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    Sure it does: in most cases, none. In the exceptional cases, you need to look at exactly which voltages you are working with, how much mechanical wear the gloves will have to endure, etc. – keshlam Sep 7 '16 at 14:10
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    -1 safety is never "necessary" but that doesn't mean there's no point in taking precautions. I wear gloves even when working on open circuits, because mechanical/human errors do happen. – BlueRaja - Danny Pflughoeft Sep 7 '16 at 17:04
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    Useful, perhaps. Not generally Necessary. Those aren't exactly mortal wounds, @Snowman. – keshlam Sep 7 '16 at 22:09
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    @Snowman Not much of a snowman if you're wearing gloves in winter... – Brad Sep 8 '16 at 16:45

For residential work, gloves are unnecessary and perhaps counterproductive. Best practice would be to:

  1. Get a tester (so you can check that a circuit is shut off)
  2. Check your tester on the circuit you want to work on BEFORE you shut it off (confirms the tester is working and you will be shutting of the intended circuit)
  3. Shut off the circuit you want to work on
  4. Check to make sure it's off
  5. Work bare-handed (I find it easier).

Get a bulk pack of cheap mechanics gloves. Take a few pair and cut the fingers off until they look like these expensive ones.

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(source)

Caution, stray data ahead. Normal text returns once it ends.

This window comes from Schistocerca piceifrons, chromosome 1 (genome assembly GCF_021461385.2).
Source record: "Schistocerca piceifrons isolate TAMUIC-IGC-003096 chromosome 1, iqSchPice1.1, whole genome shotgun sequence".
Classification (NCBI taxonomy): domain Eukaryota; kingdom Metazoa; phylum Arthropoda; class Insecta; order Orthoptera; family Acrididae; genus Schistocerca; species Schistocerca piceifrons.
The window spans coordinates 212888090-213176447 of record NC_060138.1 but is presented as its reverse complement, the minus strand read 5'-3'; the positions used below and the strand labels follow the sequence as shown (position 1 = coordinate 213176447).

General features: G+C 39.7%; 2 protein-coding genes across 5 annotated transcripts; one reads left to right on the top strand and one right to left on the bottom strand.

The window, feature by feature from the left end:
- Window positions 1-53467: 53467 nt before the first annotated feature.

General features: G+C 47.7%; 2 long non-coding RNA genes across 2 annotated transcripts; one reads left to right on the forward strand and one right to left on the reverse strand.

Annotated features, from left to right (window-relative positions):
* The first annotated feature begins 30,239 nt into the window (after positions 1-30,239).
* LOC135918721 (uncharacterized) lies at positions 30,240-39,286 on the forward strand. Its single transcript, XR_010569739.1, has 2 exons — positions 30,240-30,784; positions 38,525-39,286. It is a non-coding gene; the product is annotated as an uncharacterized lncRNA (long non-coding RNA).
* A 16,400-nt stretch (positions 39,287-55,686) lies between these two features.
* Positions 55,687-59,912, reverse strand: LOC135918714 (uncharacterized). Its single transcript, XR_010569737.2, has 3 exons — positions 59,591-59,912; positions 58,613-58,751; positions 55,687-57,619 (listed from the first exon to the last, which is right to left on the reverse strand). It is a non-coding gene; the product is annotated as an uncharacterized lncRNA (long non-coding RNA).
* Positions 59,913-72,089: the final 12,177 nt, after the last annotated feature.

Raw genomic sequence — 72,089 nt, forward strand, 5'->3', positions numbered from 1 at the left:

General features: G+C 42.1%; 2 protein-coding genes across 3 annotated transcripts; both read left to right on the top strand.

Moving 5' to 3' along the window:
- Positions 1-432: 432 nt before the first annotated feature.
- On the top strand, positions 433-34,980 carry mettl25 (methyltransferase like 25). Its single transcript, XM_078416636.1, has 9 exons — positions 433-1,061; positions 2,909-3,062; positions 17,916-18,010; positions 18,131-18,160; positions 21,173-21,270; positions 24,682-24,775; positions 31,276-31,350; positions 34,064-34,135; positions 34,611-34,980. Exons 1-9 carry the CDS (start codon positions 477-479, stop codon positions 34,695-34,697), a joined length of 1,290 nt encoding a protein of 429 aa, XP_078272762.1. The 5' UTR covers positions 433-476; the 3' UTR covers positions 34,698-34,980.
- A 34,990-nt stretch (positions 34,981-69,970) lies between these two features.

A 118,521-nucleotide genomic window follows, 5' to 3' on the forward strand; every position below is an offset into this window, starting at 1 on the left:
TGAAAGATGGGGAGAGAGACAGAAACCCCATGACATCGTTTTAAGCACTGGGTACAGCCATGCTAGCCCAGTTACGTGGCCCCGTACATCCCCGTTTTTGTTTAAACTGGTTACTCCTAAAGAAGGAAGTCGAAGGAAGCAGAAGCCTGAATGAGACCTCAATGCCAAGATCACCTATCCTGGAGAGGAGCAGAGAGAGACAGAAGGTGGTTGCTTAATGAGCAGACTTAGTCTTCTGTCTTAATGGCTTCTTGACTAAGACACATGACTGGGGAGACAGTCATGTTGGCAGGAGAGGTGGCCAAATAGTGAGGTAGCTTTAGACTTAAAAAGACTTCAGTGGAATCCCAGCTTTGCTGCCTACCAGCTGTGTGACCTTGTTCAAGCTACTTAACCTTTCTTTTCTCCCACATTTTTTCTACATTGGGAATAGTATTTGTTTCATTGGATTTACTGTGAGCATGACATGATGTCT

I cut all the fingers off, but be sure they still cover your second knuckle. That's about all they're for; to protect your knuckles against the sharp edges of J-boxes, and having a cover on your palm while you payout wire.

Note, these only alleviate abrasions and in no way will they protect you from electrical hazards.

You only need one glove to keep from having a fatal shock to your heart from one hand to the other unless you are standing in water on concrete or ground with conductive shoes. Any glove that protects against contact would help, but an cloth lined rubber glove could save you. However, if you ask this question, you are probably not qualified to do electrical work.

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    I think this would be better phrased "A single glove can help prevent a fatal shock, but gloves should not be relied on for protection". I've pierced a heavy leather work glove (and my thumb) with a sharp wire - had I been counting on that glove for protection, it would not have worked. – Johnny Sep 7 '16 at 19:37
  • Nitrile gloves will protect against contact, but will experience electrical breakdown in 400V environments easily. One of the reasons why you should not be near a defibrillator even with them. – PlasmaHH Sep 8 '16 at 8:20
  • Nice idea. I'd never thought of the safety benefit of an insulating glove on the hand that you are not doing the fiddly electrical work with! But the golden rule must remain, make sure that the power is OFF. – nigel222 Sep 8 '16 at 13:44
  • "What kind of gloves should I wear during electrical work?" is not answered by "You only need one glove..." nor by "Any glove that protects against contact would help..." since the OP didn't ask "What is better than nothing..." the question is "What should I wear?" Consider revising your answer, or submitting a comment instead. – Adam Davis Sep 8 '16 at 15:26
  • Short sleeves and a forearm lightly resting on trunking (or any equivalent configuration involving head/neck/legs) would suggest otherwise – Chris H Sep 9 '16 at 9:37